The government has published its rough sleeping strategy, vowing to offer quick specialist assessments and support to 6,000 vulnerable people.
The new measure is backed by £100m of funding and sets out the next steps towards achieving government aims of taking rough sleepers off the streets and into a home. The strategy hopes to end rough sleeping completely by 2027.
Following £30m of new funding for areas with the largest numbers of rough sleepers and the launch of the Housing First pilots, this strategy was developed across government and in collaboration with the Rough Sleeping Advisory Panel which is made up of representatives from the homelessness sector and local government.
The rough sleeping strategy sets out a three-pillared approach:
Prevention – a deeper understanding of the issues that led to rough sleeping and providing timely support for those at risk
Intervention – helping those already sleeping rough with instant support tailored to their individual circumstances
Recovery – supporting people in finding a new home and rebuilding their lives.
This system wants to focus on stopping people from becoming homeless to begin with and providing them with the right support to find work and live independently.
Long-term goals include; rapidly housing those sleeping rough and offering full support to ensure their specific needs are addressed so that they can move into suitable permanent accommodation at the first opportunity.
Communities Secretary, Rt Hon James Brokenshire MP, said: “It is simply unacceptable that people have to sleep on our streets and I am determined to make it a thing of the past.
“Whether people are at risk of rough sleeping, already on the streets or in need of settled accommodation, we now have a solid plan to help the most vulnerable in our society.
“And this is not just about putting a roof over their heads but helping them find a place to call home.
“They need and deserve our support and, through our expert-backed strategy, I am confident they will get it.”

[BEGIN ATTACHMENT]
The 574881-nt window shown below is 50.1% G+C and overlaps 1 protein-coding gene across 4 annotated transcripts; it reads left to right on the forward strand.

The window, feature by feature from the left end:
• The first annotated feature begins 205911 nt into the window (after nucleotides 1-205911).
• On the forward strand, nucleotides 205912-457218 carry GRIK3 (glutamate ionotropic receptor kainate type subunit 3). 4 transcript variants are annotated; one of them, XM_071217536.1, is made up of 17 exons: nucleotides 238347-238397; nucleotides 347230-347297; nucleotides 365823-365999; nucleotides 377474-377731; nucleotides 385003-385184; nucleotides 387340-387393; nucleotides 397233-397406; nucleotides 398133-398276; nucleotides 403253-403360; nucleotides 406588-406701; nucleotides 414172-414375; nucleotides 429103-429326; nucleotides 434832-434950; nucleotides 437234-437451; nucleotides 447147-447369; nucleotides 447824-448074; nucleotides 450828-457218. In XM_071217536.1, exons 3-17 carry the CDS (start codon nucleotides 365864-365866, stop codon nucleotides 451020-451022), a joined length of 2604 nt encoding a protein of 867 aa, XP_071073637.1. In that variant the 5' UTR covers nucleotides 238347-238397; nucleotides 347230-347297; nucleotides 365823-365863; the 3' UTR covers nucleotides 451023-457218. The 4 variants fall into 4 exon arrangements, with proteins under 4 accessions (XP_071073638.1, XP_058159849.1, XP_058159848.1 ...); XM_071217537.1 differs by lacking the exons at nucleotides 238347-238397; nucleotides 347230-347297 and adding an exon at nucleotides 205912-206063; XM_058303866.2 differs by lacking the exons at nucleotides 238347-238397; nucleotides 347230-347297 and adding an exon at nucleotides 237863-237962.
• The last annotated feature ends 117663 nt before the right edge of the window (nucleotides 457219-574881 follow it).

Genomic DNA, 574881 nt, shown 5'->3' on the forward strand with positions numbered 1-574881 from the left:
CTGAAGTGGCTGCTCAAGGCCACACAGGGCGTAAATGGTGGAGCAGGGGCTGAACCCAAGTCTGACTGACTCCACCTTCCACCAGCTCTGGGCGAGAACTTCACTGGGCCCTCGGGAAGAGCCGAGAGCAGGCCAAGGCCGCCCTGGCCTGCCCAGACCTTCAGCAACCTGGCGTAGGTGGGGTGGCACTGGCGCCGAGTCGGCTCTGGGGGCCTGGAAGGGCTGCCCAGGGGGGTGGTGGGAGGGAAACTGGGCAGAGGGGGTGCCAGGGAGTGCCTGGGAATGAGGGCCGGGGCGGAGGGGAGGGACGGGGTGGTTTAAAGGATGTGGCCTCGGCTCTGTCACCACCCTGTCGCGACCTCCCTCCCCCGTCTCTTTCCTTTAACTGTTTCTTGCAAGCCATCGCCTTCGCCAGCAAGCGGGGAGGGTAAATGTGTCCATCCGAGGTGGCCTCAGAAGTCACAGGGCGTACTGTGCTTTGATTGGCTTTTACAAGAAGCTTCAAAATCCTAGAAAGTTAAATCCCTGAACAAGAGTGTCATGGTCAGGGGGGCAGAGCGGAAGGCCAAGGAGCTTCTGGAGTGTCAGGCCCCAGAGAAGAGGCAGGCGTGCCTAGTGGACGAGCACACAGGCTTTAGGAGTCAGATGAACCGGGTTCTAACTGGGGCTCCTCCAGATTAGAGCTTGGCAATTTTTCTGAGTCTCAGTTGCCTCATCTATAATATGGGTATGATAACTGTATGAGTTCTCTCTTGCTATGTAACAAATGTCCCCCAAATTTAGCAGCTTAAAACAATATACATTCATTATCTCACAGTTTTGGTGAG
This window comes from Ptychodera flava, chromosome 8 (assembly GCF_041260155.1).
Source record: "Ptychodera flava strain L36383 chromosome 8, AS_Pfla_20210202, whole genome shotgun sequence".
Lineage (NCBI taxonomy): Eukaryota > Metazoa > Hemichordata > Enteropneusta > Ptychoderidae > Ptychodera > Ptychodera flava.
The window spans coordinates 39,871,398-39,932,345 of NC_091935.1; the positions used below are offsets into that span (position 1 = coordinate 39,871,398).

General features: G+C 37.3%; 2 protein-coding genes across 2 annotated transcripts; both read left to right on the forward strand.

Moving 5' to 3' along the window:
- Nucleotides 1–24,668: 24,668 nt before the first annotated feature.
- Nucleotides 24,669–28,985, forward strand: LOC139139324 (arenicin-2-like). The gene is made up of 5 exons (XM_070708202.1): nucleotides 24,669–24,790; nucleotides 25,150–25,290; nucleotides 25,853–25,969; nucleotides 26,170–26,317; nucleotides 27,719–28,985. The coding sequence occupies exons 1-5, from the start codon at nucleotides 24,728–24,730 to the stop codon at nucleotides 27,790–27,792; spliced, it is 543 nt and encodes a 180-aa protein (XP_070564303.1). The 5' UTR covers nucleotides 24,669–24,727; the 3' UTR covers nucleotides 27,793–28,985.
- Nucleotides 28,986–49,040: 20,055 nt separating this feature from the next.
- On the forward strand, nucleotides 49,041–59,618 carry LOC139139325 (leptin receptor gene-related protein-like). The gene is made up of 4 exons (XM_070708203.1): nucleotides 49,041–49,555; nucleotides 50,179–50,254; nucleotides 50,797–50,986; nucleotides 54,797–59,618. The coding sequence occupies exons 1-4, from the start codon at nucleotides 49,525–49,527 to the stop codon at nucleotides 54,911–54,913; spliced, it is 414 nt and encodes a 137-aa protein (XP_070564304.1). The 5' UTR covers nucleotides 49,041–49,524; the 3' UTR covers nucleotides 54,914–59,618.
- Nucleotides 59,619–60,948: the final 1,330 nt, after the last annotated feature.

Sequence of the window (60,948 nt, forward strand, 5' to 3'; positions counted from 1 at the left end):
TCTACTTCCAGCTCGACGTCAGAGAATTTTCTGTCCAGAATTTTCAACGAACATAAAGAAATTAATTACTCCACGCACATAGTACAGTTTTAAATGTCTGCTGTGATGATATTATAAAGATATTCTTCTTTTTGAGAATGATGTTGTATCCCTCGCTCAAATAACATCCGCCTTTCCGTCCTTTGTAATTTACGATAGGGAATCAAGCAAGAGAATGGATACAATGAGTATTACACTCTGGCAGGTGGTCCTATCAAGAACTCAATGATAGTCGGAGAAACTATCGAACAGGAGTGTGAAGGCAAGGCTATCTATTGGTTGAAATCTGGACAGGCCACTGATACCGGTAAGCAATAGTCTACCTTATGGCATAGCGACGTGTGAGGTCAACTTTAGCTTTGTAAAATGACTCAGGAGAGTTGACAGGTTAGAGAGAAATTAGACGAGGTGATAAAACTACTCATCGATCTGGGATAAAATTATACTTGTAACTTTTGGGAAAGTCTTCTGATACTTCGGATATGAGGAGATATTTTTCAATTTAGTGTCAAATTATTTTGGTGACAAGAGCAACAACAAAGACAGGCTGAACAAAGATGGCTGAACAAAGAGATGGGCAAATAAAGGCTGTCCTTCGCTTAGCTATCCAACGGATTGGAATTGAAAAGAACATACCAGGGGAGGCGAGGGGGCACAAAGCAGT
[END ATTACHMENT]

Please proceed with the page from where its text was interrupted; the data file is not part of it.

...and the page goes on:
Rick Henderson, Chief Executive, Homeless Link said: “Homeless Link welcomes this strategy as a positive starting point setting out a range of initiatives that could make a significant impact on reducing rough sleeping. We welcome the recognition of the role of all government departments and public services including health, care,
substance misuse and criminal justice in preventing and ending rough sleeping.
“The voluntary sector has a critical role to play in ending rough sleeping and we are pleased that recommendations from our members have been included in the strategy. We will continue to work with our members and government to ensure this plan is built on and progress made on tackling the structural causes of rough sleeping including action on reducing poverty, urgently addressing the chronic shortage of low cost housing and ensuring an effective welfare safety net.”
Jon Sparkes, Chief Executive, Crisis added: “Crisis is pleased to welcome this important step towards ending rough sleeping by 2027. Short term measures, such as new funding for non-UK nationals who sleep rough and for dedicated outreach teams will provide welcome relief for those facing the hardships of life on the streets.
“Once people are off the streets, a commitment to a rapid rehousing model can ensure that they never find themselves in this position again.
“It is also important the strategy acknowledges that the policies that prevent homelessness, such as the supply of social homes and a benefits system that covers the costs of housing, must be addressed. We look forward to welcoming the practical and concrete steps needed to tackle these issues.
“If we’re to end rough sleeping, a bold, housing-led approach to tackling the problem is required, alongside a robust strategy to prevent people from becoming homeless that involves departments from across government. We stand ready to work with the Government to meet its ambitions.”